On Dogs and Plans

“You don’t always need a plan. Sometimes you just need to breathe, trust, let go and see what happens.” – Mandy Hale

This weekend, our tiny family–boy, girl, pup–took a road trip to Zanesville and came back with a new darling: Rae, a red and white husky, two years and old and in need of a home.

Spoiler: she found one.

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So now we are four, in a small (but cozy) house, and it’s pretty wild and delightful.

But I have to admit that, all week, leading up to this meeting–sending brief, hopeful emails to the rescue coordinator; trying to imagine every scenario, every possible reaction between this new dog and our own; making fraught lists on my phone of all the questions to ask about eating habits, history, sleep patterns, car travel–I was a bit anxious.

It’s kind of a theme for me, alas.

So by Saturday, I was both hesitant and hoping. I still wondered if it were crazy to even entertain having two dogs, while also feeling I couldn’t bear the disappointment if it didn’t work out. I had talked through every detail, painstakingly, with my all-patient, attentive, and bemused husband. (It’s a good thing one of us usually has the sense of humor, and the sense, to laugh at the other sometimes. I was pretty exhaustive. And probably a little exhausting.)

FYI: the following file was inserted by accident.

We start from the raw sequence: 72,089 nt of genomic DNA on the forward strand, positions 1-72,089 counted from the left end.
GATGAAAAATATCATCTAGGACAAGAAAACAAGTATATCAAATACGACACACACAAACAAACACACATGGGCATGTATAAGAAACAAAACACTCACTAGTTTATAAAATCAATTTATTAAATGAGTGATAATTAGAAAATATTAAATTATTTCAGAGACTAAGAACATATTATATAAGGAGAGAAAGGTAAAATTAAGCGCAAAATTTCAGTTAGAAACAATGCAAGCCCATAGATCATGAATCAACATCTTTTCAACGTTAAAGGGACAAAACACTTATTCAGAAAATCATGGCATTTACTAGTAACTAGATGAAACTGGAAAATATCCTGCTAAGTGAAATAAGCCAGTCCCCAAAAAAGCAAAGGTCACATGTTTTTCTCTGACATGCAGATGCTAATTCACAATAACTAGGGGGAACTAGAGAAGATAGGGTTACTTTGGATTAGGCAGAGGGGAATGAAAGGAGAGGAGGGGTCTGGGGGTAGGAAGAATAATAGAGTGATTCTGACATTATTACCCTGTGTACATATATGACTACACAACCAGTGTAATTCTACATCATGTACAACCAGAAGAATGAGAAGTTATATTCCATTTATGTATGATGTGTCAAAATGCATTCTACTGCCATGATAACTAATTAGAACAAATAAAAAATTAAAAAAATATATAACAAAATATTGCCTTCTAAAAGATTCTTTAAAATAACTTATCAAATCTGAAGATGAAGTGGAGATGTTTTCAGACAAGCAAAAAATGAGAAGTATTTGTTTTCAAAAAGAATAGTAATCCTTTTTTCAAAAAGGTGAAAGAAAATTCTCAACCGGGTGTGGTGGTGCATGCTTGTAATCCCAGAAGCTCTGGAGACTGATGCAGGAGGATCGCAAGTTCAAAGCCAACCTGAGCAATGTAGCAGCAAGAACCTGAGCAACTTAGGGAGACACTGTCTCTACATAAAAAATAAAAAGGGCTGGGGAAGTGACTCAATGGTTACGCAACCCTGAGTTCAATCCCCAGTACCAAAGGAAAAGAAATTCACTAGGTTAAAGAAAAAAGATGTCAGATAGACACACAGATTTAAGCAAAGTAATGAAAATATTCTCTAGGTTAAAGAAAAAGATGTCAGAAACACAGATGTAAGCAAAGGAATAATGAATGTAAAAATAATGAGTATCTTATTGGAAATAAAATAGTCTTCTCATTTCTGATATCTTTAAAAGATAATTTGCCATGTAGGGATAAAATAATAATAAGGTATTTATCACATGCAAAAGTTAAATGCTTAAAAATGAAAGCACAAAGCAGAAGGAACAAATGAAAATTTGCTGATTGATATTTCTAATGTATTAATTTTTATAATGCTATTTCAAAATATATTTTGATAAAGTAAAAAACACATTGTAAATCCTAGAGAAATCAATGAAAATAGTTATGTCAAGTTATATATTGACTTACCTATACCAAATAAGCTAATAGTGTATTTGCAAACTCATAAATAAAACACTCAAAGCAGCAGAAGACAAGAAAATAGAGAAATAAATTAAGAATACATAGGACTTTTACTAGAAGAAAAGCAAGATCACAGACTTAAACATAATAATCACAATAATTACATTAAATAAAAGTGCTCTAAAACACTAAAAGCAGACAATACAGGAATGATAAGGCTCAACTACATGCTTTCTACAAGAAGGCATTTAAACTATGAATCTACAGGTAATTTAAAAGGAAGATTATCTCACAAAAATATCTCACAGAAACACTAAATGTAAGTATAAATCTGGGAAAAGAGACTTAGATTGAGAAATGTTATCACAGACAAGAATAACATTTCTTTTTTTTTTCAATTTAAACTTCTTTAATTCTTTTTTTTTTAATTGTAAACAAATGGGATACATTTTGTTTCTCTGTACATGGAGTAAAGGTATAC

And yet.

I knew, finally, that I just had to let go, see what happened. I had to quiet my mind, look out the window, see the unsparingly January blue sky, the bright morning.

There are gifts in every corner of our lives, if we’ll only look.

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When they met, the two dogs sniffed at each other, scuffled, got bored, a little playful. Rae greeted us calmly, sweetly, her moppy tail flopping to one side, then the other. Suddenly it was that simple. We found her a bright red leash and prepared to take her home, as ours.

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Dogs are like kids in that they can be smitten with you, and you with them, in a matter of hours or even a few sweet moments. It’s kind of the greatest.

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And it’s something I’ve discovered not through hours of study, or planning, or overthinking it all, but more often from breathing and being, trusting and seeing.

Or sometimes just from letting go.

Emily Jean


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